The work of the U.S. Army Corps of Engineers often goes largely unseen and unappreciated—when they do make the news, it’s usually when things have gone wrong. Think of, say, when the New Orleans levees failed, or species are endangered by dams. Critique of the 245-year old agency crosses party lines: Mother Jones has called them “plodding, complacent, careless” while the Cato Institute makes regular calls for their dismantling.
But the U.S. Army Corps of Engineers does have small moments of strange beauty. The Mississippi River Basin Model is one such example.
In 1943, work began on the model, which was being built to better understand flooding along the Mississippi. Wartime workers were hard to find, so the Army Corps used the manpower that was available to them—Italian and German prisoners of war. Many of the laborers were capable engineers, handpicked for the project, and they proved to be hard to replace when the war ended.
The model was built at a skewed ratio, with a horizontal scale of 1:2000, but a vertical scale of 1:100 (meaning the Rocky Mountains would be a towering 50 feet tall). It saw 79 simulations run over its active period, with each simulation taking anywhere from weeks to months. In 1952, information gathered using the model prevented major flooding in Omaha, avoiding as much as $65 million in flood damages. The model also became a tourist destination for a time, drawing over 5,000 people a year to stride like giants along walkways above the banks of the tiny Mississippi.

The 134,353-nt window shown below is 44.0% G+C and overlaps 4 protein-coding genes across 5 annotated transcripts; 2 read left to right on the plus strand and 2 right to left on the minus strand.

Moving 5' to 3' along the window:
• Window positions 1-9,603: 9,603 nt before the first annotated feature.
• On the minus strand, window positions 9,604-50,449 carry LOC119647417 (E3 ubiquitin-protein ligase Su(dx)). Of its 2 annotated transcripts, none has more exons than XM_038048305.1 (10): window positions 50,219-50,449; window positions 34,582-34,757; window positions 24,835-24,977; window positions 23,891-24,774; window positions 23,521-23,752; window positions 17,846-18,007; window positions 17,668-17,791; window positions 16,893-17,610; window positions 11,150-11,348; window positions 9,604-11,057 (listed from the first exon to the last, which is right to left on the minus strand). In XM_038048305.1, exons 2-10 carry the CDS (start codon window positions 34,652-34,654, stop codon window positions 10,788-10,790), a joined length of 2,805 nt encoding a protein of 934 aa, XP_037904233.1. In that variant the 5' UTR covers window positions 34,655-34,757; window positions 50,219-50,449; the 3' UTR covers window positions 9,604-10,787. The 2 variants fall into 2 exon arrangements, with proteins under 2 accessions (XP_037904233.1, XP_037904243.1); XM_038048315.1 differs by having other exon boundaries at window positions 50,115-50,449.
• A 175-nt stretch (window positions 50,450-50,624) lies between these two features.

The model was supposed to be completed by 1948, but the work wasn’t finished until 1966, a full 26 years after it was started. Six years later it was used for the last time. Today it sits abandoned in a Jackson, Mississippi, park. As the largest small-scale model ever built, it is a piece of beautiful, if unintentional, art. The USACE should be proud.